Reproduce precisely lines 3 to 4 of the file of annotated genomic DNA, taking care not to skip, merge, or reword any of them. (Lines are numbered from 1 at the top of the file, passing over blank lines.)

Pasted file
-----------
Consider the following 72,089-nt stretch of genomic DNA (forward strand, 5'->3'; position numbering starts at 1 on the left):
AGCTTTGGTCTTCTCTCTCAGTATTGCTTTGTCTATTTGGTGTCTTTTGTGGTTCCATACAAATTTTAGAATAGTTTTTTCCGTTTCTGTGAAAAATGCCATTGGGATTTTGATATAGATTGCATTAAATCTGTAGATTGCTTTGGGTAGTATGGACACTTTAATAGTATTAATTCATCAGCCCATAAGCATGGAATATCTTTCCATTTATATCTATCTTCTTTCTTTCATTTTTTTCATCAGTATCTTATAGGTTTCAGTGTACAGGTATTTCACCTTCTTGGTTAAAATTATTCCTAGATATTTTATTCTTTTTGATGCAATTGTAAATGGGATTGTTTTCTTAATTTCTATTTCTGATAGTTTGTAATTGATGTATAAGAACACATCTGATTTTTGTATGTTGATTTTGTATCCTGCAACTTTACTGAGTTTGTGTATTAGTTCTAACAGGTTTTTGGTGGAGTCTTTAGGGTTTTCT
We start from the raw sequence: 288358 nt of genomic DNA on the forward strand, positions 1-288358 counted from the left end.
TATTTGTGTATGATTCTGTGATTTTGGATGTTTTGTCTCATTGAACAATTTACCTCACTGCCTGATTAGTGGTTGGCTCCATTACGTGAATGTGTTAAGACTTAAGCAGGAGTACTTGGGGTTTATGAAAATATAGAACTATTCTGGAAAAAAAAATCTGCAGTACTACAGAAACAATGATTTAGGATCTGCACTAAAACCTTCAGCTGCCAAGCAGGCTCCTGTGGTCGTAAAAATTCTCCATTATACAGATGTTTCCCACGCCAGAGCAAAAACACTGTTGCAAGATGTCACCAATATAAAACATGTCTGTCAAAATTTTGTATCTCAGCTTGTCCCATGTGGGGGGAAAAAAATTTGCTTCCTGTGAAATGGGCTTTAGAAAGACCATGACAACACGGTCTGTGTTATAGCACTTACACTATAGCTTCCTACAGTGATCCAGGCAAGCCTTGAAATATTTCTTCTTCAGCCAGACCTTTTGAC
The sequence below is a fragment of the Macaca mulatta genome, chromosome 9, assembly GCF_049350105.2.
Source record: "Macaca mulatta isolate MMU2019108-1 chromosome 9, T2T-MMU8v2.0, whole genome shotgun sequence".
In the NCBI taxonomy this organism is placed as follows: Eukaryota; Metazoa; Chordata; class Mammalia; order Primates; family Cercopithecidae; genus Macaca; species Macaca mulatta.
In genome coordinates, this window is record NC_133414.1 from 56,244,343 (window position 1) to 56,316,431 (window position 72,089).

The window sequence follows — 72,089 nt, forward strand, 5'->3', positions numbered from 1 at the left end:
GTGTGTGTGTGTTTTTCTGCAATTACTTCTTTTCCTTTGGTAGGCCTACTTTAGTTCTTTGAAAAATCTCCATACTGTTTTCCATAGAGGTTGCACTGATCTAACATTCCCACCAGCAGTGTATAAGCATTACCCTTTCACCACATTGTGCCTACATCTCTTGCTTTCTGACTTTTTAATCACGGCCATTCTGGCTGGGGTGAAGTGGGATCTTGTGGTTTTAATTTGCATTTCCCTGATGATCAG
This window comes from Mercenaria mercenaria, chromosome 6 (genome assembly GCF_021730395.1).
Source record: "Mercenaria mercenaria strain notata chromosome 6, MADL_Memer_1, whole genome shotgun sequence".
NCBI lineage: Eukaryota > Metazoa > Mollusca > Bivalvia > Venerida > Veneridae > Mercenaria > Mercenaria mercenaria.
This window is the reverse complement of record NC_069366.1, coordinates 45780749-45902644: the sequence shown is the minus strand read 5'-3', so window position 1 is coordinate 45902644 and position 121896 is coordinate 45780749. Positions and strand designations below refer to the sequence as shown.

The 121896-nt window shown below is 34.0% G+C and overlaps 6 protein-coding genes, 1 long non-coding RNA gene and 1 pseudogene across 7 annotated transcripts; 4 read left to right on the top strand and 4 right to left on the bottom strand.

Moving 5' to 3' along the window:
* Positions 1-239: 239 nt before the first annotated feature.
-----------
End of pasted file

We start from the raw sequence: 288358 nt of genomic DNA on the forward strand, positions 1-288358 counted from the left end.
TATTTGTGTATGATTCTGTGATTTTGGATGTTTTGTCTCATTGAACAATTTACCTCACTGCCTGATTAGTGGTTGGCTCCATTACGTGAATGTGTTAAGACTTAAGCAGGAGTACTTGGGGTTTATGAAAATATAGAACTATTCTGGAAAAAAAAATCTGCAGTACTACAGAAACAATGATTTAGGATCTGCACTAAAACCTTCAGCTGCCAAGCAGGCTCCTGTGGTCGTAAAAATTCTCCATTATACAGATGTTTCCCACGCCAGAGCAAAAACACTGTTGCAAGATGTCACCAATATAAAACATGTCTGTCAAAATTTTGTATCTCAGCTTGTCCCATGTGGGGGGAAAAAAATTTGCTTCCTGTGAAATGGGCTTTAGAAAGACCATGACAACACGGTCTGTGTTATAGCACTTACACTATAGCTTCCTACAGTGATCCAGGCAAGCCTTGAAATATTTCTTCTTCAGCCAGACCTTTTGAC